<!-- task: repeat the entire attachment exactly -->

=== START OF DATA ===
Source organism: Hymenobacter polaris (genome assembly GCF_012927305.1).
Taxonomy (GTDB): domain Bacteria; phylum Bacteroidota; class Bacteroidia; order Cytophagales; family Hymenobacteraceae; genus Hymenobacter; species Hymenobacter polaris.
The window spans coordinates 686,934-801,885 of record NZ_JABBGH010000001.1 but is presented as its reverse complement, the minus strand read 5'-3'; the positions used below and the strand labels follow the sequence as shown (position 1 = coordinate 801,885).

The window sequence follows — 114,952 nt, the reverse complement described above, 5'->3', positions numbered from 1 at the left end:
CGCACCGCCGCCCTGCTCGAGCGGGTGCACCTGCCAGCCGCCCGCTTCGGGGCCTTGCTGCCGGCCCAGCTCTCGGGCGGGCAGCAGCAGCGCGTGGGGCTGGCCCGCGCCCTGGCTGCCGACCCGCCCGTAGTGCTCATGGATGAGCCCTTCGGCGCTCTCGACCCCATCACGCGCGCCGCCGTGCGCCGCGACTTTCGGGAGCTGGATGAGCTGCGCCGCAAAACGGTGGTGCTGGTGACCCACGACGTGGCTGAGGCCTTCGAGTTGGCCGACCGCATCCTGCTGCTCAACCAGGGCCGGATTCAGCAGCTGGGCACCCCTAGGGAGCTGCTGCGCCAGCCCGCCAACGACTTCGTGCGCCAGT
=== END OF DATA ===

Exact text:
Source organism: Hymenobacter polaris (genome assembly GCF_012927305.1).
Taxonomy (GTDB): domain Bacteria; phylum Bacteroidota; class Bacteroidia; order Cytophagales; family Hymenobacteraceae; genus Hymenobacter; species Hymenobacter polaris.
The window spans coordinates 686,934-801,885 of record NZ_JABBGH010000001.1 but is presented as its reverse complement, the minus strand read 5'-3'; the positions used below and the strand labels follow the sequence as shown (position 1 = coordinate 801,885).

The window sequence follows — 114,952 nt, the reverse complement described above, 5'->3', positions numbered from 1 at the left end:
CGCACCGCCGCCCTGCTCGAGCGGGTGCACCTGCCAGCCGCCCGCTTCGGGGCCTTGCTGCCGGCCCAGCTCTCGGGCGGGCAGCAGCAGCGCGTGGGGCTGGCCCGCGCCCTGGCTGCCGACCCGCCCGTAGTGCTCATGGATGAGCCCTTCGGCGCTCTCGACCCCATCACGCGCGCCGCCGTGCGCCGCGACTTTCGGGAGCTGGATGAGCTGCGCCGCAAAACGGTGGTGCTGGTGACCCACGACGTGGCTGAGGCCTTCGAGTTGGCCGACCGCATCCTGCTGCTCAACCAGGGCCGGATTCAGCAGCTGGGCACCCCTAGGGAGCTGCTGCGCCAGCCCGCCAACGACTTCGTGCGCCAGT